In the solution, Venus is located on the boundary between Aries and Taurus. As we can see, all the details related to the positions of the planets on the partial horoscope are in the exact correspondence with the astronomical situation according to the solution. The only discrepancy could be the absence of the Moon in the partial horoscope. However, it is not unusual, even quite common, that the Moon wasn't shown on the Egyptian zodiacs in the partial horoscopes. Let us point out that the New Moon in the summer solstice days appeared on the evening sky in Cancer, but the area corresponding to Cancer was not displayed on the partial horoscope (see subsection 7.2.3(D)), where only the morning sector between Taurus and Aries was included. This was possible to achieve by reversing the order of the procession on the left from Gemini (see subsection 7.2.3(D)). In summary, we can conclude that we have a full correspondence between the solution and the partial horoscope of the summer solstice, thus we can again annotate the sixth column with the plus sign.

Figure 7.19: A drawing showing planets in the proximity of the Sun on June 8, 1168. The sky under the horizon is marked in blue.

That completes the comparison of the solution with the data provided by the partial horoscopes. There are only supplementary scenes left.

Column 7: SUPPLEMENTARY SCENE OF THE PASCHAL FULL MOON. We've already discussed in section 5.9 that some Egyptian zodiacs have a special representation of the Paschal Full Moon in the year related to the main date. The first Full Moon after the spring equinox, i.e. the Paschal Full Moon, occurred on March 26, 1168, in Libra. On the Long zodiac, on the left side of Libra there is located the last (fourth) circle, which still remains unexplained. This circle almost touches Libra. There is a female figure holding a long stick in both hands. This circle ideally fits the Paschal Full Moon and the figure inside very well agrees with the description of Passover given in the Bible: "And thus shall ye eat it; with your loins girded, your shoes on your feet, and your staff in your hand; and ye shall eat it in haste: it is the Lord's Passover,"21 so the person standing with a walking stick (or stuff) is a good symbol for Passover.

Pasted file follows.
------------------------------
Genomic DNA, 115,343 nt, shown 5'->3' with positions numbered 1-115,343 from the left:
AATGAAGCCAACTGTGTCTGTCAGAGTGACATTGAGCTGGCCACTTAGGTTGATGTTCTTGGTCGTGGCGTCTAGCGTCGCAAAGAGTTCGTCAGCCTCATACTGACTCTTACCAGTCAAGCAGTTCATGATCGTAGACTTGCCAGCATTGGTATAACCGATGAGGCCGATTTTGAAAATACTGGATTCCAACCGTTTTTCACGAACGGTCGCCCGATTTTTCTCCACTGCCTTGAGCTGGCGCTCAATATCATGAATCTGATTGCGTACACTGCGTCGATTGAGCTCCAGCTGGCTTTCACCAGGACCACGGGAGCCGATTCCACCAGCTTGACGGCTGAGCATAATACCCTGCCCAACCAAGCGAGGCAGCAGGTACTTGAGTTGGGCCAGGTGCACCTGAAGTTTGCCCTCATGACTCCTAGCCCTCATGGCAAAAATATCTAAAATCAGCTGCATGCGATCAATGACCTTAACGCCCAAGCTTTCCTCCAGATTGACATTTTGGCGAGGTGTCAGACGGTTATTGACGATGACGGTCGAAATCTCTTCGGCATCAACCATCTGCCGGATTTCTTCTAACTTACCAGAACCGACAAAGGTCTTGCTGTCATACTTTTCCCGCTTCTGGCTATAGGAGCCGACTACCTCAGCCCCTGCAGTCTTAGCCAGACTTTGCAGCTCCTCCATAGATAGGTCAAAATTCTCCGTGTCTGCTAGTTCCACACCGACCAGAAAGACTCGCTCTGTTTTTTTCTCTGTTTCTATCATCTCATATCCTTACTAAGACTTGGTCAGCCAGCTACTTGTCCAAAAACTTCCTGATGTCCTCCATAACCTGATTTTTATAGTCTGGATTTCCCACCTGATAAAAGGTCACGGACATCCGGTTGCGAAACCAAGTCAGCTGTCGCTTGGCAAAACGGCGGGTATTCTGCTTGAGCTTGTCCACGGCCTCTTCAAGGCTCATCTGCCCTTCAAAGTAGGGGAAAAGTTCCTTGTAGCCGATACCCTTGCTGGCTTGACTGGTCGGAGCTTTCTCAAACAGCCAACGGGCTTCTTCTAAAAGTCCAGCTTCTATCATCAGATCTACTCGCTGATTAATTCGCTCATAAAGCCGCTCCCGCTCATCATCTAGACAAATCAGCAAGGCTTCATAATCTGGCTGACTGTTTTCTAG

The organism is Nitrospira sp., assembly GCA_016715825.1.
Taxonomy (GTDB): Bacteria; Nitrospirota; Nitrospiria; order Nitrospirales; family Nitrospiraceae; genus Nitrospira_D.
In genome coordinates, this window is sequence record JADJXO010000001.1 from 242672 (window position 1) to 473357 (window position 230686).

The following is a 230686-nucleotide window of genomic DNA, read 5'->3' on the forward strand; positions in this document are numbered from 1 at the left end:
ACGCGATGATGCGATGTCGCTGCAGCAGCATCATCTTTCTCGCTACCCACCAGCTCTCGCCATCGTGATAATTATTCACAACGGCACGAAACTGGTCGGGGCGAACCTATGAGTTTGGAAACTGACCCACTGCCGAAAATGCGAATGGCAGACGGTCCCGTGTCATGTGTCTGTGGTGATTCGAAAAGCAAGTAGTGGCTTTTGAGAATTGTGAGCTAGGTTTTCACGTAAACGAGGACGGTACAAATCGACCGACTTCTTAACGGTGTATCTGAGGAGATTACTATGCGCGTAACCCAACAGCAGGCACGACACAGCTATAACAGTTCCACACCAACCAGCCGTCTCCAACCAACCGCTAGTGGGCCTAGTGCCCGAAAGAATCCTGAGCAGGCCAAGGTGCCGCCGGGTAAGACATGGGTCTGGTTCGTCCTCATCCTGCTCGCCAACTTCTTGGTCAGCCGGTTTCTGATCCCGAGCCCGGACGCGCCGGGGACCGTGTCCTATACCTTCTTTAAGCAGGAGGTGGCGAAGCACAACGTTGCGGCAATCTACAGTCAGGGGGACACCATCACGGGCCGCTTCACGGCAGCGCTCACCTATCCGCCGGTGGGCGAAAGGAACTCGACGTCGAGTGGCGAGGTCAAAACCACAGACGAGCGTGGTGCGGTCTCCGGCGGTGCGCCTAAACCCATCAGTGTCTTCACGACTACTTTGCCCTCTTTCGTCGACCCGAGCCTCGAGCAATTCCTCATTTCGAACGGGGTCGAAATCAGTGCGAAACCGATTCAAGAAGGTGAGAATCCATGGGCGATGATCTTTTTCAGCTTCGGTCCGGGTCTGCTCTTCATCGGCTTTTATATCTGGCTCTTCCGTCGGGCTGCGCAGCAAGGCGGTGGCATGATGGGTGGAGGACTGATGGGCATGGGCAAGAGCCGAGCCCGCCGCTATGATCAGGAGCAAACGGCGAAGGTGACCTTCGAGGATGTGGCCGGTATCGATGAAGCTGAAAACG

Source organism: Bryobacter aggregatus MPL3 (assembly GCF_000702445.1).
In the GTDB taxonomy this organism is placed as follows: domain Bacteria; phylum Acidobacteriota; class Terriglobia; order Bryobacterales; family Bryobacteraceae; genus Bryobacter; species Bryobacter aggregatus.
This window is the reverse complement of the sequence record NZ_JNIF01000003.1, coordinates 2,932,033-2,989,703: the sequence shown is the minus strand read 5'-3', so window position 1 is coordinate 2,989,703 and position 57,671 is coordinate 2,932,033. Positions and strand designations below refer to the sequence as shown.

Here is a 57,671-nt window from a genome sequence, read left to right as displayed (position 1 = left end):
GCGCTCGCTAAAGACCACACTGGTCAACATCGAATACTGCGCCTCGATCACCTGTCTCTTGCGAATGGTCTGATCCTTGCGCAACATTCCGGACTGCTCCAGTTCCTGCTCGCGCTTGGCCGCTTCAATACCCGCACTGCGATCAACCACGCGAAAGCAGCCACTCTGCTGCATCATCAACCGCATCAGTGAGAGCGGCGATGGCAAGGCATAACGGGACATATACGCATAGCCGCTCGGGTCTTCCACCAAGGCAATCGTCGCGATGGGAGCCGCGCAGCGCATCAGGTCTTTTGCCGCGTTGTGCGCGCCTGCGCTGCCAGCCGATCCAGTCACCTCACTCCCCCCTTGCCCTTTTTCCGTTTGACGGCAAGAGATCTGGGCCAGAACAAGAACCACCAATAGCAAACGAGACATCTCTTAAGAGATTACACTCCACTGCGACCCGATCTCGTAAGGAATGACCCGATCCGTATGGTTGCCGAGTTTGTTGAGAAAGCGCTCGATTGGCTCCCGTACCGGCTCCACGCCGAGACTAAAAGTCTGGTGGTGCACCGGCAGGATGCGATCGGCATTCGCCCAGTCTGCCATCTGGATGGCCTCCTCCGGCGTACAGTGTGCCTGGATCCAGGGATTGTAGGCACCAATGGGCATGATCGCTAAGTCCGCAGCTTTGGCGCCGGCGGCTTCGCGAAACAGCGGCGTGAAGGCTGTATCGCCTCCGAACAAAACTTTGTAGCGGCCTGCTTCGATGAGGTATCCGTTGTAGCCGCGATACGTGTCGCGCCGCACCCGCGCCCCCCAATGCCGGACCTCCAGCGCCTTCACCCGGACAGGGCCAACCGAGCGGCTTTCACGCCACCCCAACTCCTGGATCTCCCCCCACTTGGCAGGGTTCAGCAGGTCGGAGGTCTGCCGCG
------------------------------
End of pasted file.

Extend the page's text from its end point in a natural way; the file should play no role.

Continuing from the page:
As we were able to associate a reasonable explanation with the forth circle, we can annotate this column with plus.

Column 8: OTHER SUPPLEMENTARY SCENES. The last supplementary scene, that we are considering, is the figure of Mars standing on a goose. It is located in between the first decan of Aquarius and the third decan of Capricorn, at the very end of the zodiac. In this scene Mars makes an impression of approaching Saturn. However, here there is no new information to be obtained. Saturn moves very slowly and during the whole year its position changes so little that the same figure on the zodiac could describe all of them. In the same time Mars is relatively fast planet, and by knowing its position in the main horoscope, which was in between Pisces and Aquarius, we can be certain that at some moment during that year it passed Saturn.

Nevertheless, this particular information fits exceptionally well the solution, because on April 16, 1168, when Mars was passing Saturn the distance between them (in latitude) was only 40' (this value was calculated using Turbo-Sky). Let us notice that this meeting took place just 6 days before the date of the main horoscope, and possibly that's why this scene was included in the Long zodiac.

So, we've managed to verify that the solution satisfies all the additional information on the Long zodiac, and in result, we determined that this solution is a full (complete) solution. No other full solution was found for any admissible variant of decoding of the Long zodiac (see subsection 7.2.2).

CONCLUSION: The Long Denderah zodiac represents the date April 22-26, 1168 AD.